In June, the British launched an offensive in Flanders, in part to take pressure off the French armies on the Aisne, after the French part of the Nivelle Offensive failed to achieve the strategic victory that had been planned and French troops began to mutiny. 500 t (490 long tons) of explosives had been planted in 21 mines under the German defences. Following several weeks of bombardment, the explosives in 19 of these mines were detonated, killing up to 7,000 German troops. The infantry advance that followed relied on three creeping barrages which the British infantry followed to capture the plateau and the east side of the ridge in one day. German counter-attacks were defeated and the southern flank of the Gheluvelt plateau was protected from German observation.The offensive began on 7 June, with a British attack on Messines Ridge, south of Ypres, to retake the ground lost in the First and Second battles in 1914. Since 1915 specialist Royal Engineer tunnelling companies had been digging tunnels under the ridge, and about
On 11 July 1917, during Unternehmen Strandfest (Operation Beachparty) at Nieuport on the coast, the Germans introduced a new weapon into the war when they fired a powerful blistering agent Sulfur mustard (Yellow Cross) gas. The artillery deployment allowed heavy concentrations of the gas to be used on selected targets. Mustard gas was persistent and could contaminate an area for days, denying it to the British, an additional demoralising factor. The Allies increased production of gas for chemical warfare but took until late 1918 to copy the Germans and begin using mustard gas.
From 31 July to 10 November the Third Battle of Ypres included the First Battle of Passchendaele and culminated in the Second Battle of Passchendaele.The battle had the original aim of capturing the ridges east of Ypres then advancing to Roulers and Thourout to close the main rail line supplying the German garrisons on the Western front north of Ypres. If successful the northern armies were then to capture the German submarine bases on the Belgian coast. It was later restricted to advancing the British Army onto the ridges around Ypres, as the unusually wet weather slowed British progress. The Canadian Corps relieved the II ANZAC Corps and took the village of Passchendaele on 6 November, despite rain, mud and many casualties. The offensive was costly in manpower for both sides for relatively little gain of ground against determined German resistance but the ground captured was of great tactical importance. In the drier periods, the British advance was inexorable and during the unusually wet August and in the Autumn rains that began in early October, the Germans achieved only costly defensive successes, which led the German commanders in early October to begin preparations for a general retreat. Both sides lost a combined total of over a half million men during this offensive. The battle has become a byword among some British revisionist historians for bloody and futile slaughter, whilst the Germans called Passchendaele "the greatest martyrdom of the war".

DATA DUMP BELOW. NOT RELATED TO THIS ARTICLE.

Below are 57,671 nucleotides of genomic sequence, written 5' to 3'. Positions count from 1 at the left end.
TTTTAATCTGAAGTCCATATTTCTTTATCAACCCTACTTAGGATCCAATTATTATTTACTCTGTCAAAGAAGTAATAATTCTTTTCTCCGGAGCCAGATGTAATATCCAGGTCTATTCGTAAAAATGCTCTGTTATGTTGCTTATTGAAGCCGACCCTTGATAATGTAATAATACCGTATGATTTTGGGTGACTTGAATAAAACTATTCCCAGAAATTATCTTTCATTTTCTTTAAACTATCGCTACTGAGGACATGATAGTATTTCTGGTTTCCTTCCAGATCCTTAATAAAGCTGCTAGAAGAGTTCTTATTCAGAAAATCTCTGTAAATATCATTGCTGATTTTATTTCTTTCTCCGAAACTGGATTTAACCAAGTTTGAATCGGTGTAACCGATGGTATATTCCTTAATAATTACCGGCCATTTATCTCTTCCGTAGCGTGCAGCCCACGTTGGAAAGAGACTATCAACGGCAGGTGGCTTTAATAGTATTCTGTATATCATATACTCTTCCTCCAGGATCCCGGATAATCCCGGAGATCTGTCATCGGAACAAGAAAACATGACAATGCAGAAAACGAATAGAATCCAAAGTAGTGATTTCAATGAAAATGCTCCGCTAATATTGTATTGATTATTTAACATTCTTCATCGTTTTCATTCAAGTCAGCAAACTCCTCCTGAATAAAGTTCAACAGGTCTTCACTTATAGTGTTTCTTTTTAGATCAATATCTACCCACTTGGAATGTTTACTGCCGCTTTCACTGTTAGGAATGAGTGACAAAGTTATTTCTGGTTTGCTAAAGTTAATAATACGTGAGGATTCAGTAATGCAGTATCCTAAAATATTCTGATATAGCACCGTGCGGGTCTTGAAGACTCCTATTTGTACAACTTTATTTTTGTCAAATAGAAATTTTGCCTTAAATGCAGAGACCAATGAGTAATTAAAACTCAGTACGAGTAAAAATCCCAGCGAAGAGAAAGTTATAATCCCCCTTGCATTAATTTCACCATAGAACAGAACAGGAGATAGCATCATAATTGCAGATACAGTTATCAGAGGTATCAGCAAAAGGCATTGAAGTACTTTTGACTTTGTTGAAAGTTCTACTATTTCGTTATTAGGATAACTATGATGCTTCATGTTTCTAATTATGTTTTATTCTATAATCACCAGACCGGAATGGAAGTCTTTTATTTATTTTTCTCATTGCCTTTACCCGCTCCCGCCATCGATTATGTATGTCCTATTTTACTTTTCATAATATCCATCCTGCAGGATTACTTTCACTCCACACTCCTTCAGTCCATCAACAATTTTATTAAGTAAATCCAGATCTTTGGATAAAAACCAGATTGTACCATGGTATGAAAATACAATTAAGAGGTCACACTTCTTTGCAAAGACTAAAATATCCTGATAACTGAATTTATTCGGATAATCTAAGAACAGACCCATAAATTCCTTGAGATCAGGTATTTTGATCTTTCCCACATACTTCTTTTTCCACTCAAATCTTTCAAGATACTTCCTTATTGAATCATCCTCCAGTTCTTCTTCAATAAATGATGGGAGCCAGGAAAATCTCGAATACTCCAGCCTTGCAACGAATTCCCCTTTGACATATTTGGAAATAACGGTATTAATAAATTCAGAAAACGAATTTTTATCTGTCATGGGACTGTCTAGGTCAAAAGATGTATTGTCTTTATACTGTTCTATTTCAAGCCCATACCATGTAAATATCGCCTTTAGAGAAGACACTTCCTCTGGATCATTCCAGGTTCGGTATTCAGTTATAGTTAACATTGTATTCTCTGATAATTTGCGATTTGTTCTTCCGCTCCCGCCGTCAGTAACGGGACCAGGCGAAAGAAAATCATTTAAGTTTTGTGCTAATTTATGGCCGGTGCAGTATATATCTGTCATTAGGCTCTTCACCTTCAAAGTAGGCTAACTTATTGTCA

On 20 November the British launched the first massed tank attack and the first attack using predicted artillery-fire (aiming artillery without firing the guns to obtain target data) at the Battle of Cambrai. 13-foot-wide (4 m) German tank traps. Special "grapnel tanks" towed hooks to pull away the German barbed wire. The attack was a great success for the British, who penetrated further in six hours than at the Third Ypres in four months, at a cost of only 4,000 British casualties. The advance produced an awkward salient and a surprise German counter-offensive began on 30 November, which drove back the British in the south and failed in the north. Despite the reversal, the attack was seen as a success by the Allies, proving that tanks could overcome trench defences. The Germans realised that the use of tanks by the Allies posed a new threat to any defensive strategy they might mount. The battle had also seen the first mass use of German stosstruppen on the Western front in the attack, who used infantry infiltration tactics to penetrate British defences, bypassing resistance and quickly advancing into the British rear.The Allies attacked with 324 tanks (with one-third held in reserve) and twelve divisions, advancing behind a hurricane bombardment, against two German divisions. The machines carried fascines on their fronts to bridge trenches and the
Following the successful Allied attack and penetration of the German defences at Cambrai, Ludendorff and Hindenburg determined that the only opportunity for German victory lay in a decisive attack along the Western front during the spring, before American manpower became overwhelming. On 3 March 1918, the Treaty of Brest-Litovsk was signed and Russia withdrew from the war. This would now have a dramatic effect on the conflict as 33 divisions were released from the Eastern Front for deployment to the west. The Germans occupied almost as much Russian territory under the provisions of the Treaty of Brest-Litovsk as they did in the Second World War but this considerably restricted their troop redeployment. The Germans achieved an advantage of 192 divisions in the west to the 178 Allied divisions, which allowed Germany to pull veteran units from the line and retrain them as sturmtruppen (40 infantry and 3 cavalry divisions were retained for German occupation duties in the east).